FOR IMMEDIATE RELEASE
August 2, 2007
MAYOR BLOOMBERG AND GOVERNOR SPITZER ANNOUNCE PASSAGE OF LOCAL CHILD CARE TAX CREDIT - A KEY RECOMMENDATION OF THE MAYOR'S POVERTY COMMISSION
Child Care Tax Credit Will Assist Low-income Families with the Cost of Child Care
Mayor Michael Bloomberg and Governor Eliot Spitzer today announced that the Governor has signed into law a local Child Care Tax Credit-a key recommendation of the Mayor's Poverty Commission. The tax credit is designed to assist low-income and underemployed families with the cost of child care for children under the age of four, and it is estimated that up to 49,000 New York City families will qualify for this benefit. The $42 million cost will be covered by the Mayor's Innovation Fund, which is managed by the Center for Economic Opportunity and funded through a combination of private donations, and city, state and federal funds. The Child Care Tax Credit is the single largest initiative on the Mayor's poverty agenda, and the passage of this bill represents an important legislative victory for the Mayor.
"When we started looking for innovative ways to tackle poverty in New York, we realized one of the biggest assists we could give working families was helping them pay for safe child care while a parent works. By signing our bill, that's exactly what Governor Spitzer is doing," said Mayor Bloomberg. "This new tax credit will help more parents work full time and still get care for their youngest children. In addition to Governor Spitzer, I want to thank the City Council for supporting the Center for Economic Opportunity as we work to break the cycle of poverty in our city."
"Access to quality childcare in New York City has become cost prohibitive for far too many families," said Governor Spitzer. "The Child Care Tax Credit will support struggling low-income families who are currently forced to trade off child care costs against other important priorities such as the chance to work, put food on the table and pay health care costs. At the same time, this law addresses the needs of young children in these families by helping them gain access to the quality care and early learning needed to succeed. I thank Mayor Bloomberg and Deputy Mayor for Health and Human Services Linda Gibbs for their tireless advocacy on this important matter."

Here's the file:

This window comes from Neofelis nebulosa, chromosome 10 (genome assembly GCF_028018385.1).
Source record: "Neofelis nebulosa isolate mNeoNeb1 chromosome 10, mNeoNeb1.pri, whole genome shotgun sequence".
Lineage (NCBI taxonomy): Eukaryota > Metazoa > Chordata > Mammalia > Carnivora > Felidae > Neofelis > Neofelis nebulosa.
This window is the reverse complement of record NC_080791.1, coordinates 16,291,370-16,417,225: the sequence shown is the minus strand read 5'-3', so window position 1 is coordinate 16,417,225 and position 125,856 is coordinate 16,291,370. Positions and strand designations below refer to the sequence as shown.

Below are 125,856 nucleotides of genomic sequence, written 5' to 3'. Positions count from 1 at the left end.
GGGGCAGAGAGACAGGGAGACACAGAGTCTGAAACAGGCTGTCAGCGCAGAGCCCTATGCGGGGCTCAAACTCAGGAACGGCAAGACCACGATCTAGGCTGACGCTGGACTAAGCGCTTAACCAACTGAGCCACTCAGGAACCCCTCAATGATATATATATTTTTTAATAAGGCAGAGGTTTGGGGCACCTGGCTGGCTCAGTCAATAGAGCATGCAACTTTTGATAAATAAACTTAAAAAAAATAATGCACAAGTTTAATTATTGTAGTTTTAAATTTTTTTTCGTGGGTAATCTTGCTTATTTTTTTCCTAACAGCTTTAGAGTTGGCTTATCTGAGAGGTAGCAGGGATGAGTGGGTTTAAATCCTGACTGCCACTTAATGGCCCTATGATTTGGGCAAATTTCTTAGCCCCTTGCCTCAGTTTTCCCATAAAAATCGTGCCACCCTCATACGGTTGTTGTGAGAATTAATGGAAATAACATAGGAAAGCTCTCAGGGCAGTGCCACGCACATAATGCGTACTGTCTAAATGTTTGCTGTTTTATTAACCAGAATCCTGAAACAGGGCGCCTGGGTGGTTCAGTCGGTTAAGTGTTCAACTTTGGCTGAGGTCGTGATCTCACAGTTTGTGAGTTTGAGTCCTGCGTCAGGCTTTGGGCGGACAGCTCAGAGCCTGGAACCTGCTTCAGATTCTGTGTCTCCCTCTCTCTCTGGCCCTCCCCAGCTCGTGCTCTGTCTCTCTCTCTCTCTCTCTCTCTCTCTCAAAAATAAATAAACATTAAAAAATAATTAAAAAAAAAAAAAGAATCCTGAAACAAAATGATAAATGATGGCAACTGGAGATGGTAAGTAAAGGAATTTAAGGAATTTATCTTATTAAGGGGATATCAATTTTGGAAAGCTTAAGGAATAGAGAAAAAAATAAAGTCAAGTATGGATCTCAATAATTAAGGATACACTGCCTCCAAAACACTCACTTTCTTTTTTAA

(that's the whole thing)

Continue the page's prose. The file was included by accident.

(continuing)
"Supporting hard working New Yorkers is one of the top priorities of this Administration and of the City's poverty agenda," said Deputy Mayor for Health and Human Services Linda Gibbs. "The Child Care Tax Credit, like the Earned Income Tax Credit, will help in covering child care costs and give parents peace of mind knowing their children will be well cared for while they work. We will be evaluating the impact of this tax credit on work participation of the working poor."
The Child Care Tax Credit will take effect this tax year. Families with gross household incomes up to $30,000 a year who pay child care expenses for children under age 4 will qualify. Most of the estimated 49,000 families who are eligible would receive a city credit of approximately $1,000 which will be combined with the already existing State and Federal child care tax credits. Even if the families who qualify for the Child Care Tax Credit have no income tax liability, they would still receive a $1,000 refund check.
"The right of a family to access safe, high quality child care shouldn't be contingent on how much money they make," said Speaker Christine C. Quinn. "This tax credit will give thousands of working New Yorkers the opportunity to keep working, helping them achieve financial stability and making our economy even stronger. The Council has pushed for the creation for this tax credit, and was proud to have supported the work of the Mayor's Poverty Commission. We commend the Governor and State Legislature for making this crucial tax credit a reality."
"The Child Care Tax Credit is a smart investment in parents and their children. By allowing working families to keep more of their hard-earned income, kids can receive the quality care they need to thrive and prepare for school," said Gail Nayowith, Executive Director of Citizens' Committee for Children and a member of the Mayor's Poverty Commission. "This is where the foundation for healthy development and a good education begins."
Center for Economic Opportunity
The Center for Economic Opportunity (CEO) was established by Mayor Bloomberg to implement innovative ways to reduce poverty in New York City. Led by Executive Director Veronica White, the CEO works with City agencies to design and implement evidence-based initiatives aimed at poverty reduction. The CEO manages an Innovation Fund through which it provides City agencies annual funding to implement such initiatives and will oversee a rigorous evaluation of each to determine which are successful in demonstrating results towards reducing poverty and increasing self-sufficiency among New Yorkers.
Stu Loeser/Dawn Walker (212) 788-2958